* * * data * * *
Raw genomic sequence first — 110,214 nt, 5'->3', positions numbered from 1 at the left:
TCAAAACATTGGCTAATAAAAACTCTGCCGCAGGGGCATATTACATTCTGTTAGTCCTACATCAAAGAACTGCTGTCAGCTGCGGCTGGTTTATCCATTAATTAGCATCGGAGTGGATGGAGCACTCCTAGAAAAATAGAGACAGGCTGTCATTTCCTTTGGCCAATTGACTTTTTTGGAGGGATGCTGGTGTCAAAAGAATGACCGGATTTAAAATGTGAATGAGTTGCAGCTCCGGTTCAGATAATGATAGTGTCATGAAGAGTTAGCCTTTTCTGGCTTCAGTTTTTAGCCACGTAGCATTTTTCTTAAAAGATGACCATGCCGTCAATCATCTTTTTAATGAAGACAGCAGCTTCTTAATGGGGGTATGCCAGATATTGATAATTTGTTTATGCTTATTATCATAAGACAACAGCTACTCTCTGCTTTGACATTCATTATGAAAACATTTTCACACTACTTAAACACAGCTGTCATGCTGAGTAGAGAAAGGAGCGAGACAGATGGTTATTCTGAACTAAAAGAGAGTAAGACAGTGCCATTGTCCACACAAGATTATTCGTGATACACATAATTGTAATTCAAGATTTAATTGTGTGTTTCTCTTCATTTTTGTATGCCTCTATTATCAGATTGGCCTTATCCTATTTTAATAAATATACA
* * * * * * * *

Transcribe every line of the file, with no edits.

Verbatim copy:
Raw genomic sequence first — 110,214 nt, 5'->3', positions numbered from 1 at the left:
TCAAAACATTGGCTAATAAAAACTCTGCCGCAGGGGCATATTACATTCTGTTAGTCCTACATCAAAGAACTGCTGTCAGCTGCGGCTGGTTTATCCATTAATTAGCATCGGAGTGGATGGAGCACTCCTAGAAAAATAGAGACAGGCTGTCATTTCCTTTGGCCAATTGACTTTTTTGGAGGGATGCTGGTGTCAAAAGAATGACCGGATTTAAAATGTGAATGAGTTGCAGCTCCGGTTCAGATAATGATAGTGTCATGAAGAGTTAGCCTTTTCTGGCTTCAGTTTTTAGCCACGTAGCATTTTTCTTAAAAGATGACCATGCCGTCAATCATCTTTTTAATGAAGACAGCAGCTTCTTAATGGGGGTATGCCAGATATTGATAATTTGTTTATGCTTATTATCATAAGACAACAGCTACTCTCTGCTTTGACATTCATTATGAAAACATTTTCACACTACTTAAACACAGCTGTCATGCTGAGTAGAGAAAGGAGCGAGACAGATGGTTATTCTGAACTAAAAGAGAGTAAGACAGTGCCATTGTCCACACAAGATTATTCGTGATACACATAATTGTAATTCAAGATTTAATTGTGTGTTTCTCTTCATTTTTGTATGCCTCTATTATCAGATTGGCCTTATCCTATTTTAATAAATATACA